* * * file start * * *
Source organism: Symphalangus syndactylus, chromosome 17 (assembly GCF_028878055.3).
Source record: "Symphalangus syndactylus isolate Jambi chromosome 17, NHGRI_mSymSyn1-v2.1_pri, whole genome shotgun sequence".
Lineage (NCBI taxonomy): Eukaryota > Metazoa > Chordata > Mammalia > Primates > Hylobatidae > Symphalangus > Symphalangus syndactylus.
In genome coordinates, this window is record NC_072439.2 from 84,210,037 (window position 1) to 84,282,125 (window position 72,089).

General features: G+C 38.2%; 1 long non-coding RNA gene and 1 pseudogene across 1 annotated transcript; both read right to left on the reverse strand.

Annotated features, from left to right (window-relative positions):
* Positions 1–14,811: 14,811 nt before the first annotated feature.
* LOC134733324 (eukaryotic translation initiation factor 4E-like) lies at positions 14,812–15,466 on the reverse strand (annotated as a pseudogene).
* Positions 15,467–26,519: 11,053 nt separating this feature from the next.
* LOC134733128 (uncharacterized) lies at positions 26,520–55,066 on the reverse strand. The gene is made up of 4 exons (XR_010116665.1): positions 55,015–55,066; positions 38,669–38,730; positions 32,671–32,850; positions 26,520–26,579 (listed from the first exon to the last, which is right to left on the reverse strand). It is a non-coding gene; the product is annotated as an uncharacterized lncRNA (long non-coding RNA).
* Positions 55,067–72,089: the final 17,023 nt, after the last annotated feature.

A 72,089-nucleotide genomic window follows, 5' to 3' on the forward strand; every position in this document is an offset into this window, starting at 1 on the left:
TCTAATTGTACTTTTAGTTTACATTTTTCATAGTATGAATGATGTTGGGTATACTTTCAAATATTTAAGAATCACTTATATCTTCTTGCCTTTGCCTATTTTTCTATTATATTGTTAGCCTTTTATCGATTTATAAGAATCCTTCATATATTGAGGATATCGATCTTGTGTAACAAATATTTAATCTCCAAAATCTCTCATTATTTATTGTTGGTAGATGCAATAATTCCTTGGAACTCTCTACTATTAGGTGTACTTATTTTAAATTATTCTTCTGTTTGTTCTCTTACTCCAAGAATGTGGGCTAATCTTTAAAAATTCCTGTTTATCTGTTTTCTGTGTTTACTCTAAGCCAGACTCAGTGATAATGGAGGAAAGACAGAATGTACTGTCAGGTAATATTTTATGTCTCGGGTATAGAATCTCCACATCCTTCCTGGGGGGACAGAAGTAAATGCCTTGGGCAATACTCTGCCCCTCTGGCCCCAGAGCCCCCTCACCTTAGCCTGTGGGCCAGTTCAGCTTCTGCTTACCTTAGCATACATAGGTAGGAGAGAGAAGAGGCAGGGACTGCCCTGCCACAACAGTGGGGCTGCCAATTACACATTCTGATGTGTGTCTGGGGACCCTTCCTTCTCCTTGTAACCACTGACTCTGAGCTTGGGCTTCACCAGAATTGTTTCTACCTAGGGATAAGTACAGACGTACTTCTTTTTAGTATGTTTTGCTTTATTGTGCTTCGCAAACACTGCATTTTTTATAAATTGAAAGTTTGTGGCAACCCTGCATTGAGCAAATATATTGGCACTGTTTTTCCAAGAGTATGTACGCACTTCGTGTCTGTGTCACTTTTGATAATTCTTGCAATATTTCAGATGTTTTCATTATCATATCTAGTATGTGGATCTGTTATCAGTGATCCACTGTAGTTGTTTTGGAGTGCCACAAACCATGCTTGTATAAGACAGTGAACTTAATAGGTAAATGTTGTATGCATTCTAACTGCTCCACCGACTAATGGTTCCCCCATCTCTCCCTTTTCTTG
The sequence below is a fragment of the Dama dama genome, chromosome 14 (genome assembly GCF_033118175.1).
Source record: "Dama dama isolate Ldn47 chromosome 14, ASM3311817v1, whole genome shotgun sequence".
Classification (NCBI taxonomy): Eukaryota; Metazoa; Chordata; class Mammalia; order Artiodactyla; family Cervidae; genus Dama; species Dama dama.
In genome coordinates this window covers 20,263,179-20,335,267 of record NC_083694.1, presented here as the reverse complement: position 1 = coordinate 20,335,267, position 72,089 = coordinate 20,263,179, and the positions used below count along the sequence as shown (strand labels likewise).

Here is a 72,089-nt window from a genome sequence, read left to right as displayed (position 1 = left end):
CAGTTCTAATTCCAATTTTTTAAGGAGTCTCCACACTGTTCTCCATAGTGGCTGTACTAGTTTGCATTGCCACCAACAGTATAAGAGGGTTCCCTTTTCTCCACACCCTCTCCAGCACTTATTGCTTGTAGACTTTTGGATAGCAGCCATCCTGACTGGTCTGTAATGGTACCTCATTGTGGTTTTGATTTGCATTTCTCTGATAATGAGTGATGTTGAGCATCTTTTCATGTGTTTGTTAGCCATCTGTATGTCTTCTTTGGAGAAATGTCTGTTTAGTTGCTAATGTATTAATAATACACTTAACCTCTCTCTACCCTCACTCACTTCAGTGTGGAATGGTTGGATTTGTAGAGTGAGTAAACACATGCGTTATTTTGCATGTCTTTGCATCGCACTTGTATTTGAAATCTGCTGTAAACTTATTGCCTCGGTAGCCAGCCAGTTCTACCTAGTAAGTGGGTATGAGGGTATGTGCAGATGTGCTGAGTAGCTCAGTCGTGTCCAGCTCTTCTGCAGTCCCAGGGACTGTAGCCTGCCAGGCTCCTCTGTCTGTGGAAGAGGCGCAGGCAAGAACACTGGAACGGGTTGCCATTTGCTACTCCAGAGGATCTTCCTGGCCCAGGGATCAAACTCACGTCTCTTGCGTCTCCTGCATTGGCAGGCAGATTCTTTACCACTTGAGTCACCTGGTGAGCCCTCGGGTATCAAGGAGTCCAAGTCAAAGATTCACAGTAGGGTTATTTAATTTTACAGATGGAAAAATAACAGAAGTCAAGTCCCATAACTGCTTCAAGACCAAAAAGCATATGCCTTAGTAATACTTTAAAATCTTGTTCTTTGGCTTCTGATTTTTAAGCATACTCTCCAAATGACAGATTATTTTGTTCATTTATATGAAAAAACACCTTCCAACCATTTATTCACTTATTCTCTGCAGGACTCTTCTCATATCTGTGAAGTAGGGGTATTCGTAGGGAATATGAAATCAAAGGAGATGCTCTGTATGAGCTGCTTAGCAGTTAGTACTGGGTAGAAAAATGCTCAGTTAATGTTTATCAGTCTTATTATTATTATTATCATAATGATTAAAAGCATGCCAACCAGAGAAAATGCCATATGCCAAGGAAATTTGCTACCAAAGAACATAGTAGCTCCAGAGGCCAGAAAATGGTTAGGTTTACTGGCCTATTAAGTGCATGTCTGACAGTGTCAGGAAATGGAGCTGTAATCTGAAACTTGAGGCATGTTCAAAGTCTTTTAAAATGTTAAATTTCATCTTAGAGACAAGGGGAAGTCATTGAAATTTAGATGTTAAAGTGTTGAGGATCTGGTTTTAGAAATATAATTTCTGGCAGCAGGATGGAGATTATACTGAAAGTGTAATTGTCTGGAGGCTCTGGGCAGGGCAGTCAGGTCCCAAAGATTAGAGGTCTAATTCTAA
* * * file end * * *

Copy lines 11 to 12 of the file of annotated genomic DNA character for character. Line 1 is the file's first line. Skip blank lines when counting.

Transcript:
* Positions 55,067–72,089: the final 17,023 nt, after the last annotated feature.

A 72,089-nucleotide genomic window follows, 5' to 3' on the forward strand; every position in this document is an offset into this window, starting at 1 on the left: